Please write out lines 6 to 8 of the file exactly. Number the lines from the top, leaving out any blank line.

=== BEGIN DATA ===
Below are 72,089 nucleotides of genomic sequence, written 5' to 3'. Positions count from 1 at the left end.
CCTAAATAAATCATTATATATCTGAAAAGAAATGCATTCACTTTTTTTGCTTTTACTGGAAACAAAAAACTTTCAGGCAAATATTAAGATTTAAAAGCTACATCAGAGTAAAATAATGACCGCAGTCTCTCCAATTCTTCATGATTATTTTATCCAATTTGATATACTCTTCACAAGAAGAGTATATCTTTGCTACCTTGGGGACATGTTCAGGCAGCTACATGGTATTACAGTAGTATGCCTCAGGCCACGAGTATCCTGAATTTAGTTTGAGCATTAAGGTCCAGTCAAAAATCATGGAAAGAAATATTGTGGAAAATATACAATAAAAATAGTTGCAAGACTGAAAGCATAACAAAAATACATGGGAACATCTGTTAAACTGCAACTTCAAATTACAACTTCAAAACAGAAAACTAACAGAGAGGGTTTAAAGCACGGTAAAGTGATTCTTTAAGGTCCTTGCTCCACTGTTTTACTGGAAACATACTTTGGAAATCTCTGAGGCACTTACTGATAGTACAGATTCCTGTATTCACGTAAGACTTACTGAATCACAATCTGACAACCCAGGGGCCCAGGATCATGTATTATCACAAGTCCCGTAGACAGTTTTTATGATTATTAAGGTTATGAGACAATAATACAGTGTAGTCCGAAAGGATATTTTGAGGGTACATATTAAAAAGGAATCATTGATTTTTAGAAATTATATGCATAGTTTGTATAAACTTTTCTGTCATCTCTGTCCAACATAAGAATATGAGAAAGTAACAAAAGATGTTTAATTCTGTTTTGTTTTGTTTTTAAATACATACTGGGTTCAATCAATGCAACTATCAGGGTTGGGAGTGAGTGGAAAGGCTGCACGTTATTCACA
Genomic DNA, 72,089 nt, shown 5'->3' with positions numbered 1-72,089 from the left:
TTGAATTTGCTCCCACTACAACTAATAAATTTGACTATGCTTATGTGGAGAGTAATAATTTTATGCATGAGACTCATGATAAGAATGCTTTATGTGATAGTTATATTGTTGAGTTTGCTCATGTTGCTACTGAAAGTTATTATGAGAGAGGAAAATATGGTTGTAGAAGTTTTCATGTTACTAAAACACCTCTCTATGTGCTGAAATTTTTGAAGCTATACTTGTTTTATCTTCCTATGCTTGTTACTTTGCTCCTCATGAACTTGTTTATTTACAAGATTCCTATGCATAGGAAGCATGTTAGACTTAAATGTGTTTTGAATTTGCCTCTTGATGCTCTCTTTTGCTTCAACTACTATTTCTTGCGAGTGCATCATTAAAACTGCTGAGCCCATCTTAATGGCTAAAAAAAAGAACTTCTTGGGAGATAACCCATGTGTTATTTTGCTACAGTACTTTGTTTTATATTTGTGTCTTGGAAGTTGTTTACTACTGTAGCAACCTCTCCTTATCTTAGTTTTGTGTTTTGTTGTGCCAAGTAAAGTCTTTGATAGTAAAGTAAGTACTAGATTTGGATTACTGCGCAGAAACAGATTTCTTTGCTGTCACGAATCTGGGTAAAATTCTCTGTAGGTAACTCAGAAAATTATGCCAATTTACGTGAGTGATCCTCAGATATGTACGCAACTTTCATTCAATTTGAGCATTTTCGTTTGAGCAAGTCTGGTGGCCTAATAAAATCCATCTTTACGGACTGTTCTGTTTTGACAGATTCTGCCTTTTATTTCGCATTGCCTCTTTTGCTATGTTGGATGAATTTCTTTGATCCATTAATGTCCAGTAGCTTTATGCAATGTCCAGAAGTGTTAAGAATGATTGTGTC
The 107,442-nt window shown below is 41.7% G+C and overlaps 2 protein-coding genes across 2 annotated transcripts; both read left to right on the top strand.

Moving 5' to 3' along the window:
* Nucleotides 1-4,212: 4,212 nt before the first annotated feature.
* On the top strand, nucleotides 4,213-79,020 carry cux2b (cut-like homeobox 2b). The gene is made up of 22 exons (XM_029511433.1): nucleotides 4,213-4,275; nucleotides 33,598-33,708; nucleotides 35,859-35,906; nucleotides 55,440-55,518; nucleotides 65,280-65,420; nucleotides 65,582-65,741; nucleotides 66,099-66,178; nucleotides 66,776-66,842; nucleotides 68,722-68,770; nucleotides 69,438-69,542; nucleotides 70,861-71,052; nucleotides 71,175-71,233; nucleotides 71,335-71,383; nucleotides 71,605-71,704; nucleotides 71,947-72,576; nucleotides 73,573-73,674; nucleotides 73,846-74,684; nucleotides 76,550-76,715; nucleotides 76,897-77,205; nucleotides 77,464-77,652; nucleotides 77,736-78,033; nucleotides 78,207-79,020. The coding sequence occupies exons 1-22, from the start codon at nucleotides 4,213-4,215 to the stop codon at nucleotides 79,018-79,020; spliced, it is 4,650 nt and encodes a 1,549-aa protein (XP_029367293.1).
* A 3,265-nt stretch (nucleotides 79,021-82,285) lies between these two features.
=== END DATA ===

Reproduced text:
Moving 5' to 3' along the window:
* Nucleotides 1-4,212: 4,212 nt before the first annotated feature.
* On the top strand, nucleotides 4,213-79,020 carry cux2b (cut-like homeobox 2b). The gene is made up of 22 exons (XM_029511433.1): nucleotides 4,213-4,275; nucleotides 33,598-33,708; nucleotides 35,859-35,906; nucleotides 55,440-55,518; nucleotides 65,280-65,420; nucleotides 65,582-65,741; nucleotides 66,099-66,178; nucleotides 66,776-66,842; nucleotides 68,722-68,770; nucleotides 69,438-69,542; nucleotides 70,861-71,052; nucleotides 71,175-71,233; nucleotides 71,335-71,383; nucleotides 71,605-71,704; nucleotides 71,947-72,576; nucleotides 73,573-73,674; nucleotides 73,846-74,684; nucleotides 76,550-76,715; nucleotides 76,897-77,205; nucleotides 77,464-77,652; nucleotides 77,736-78,033; nucleotides 78,207-79,020. The coding sequence occupies exons 1-22, from the start codon at nucleotides 4,213-4,215 to the stop codon at nucleotides 79,018-79,020; spliced, it is 4,650 nt and encodes a 1,549-aa protein (XP_029367293.1).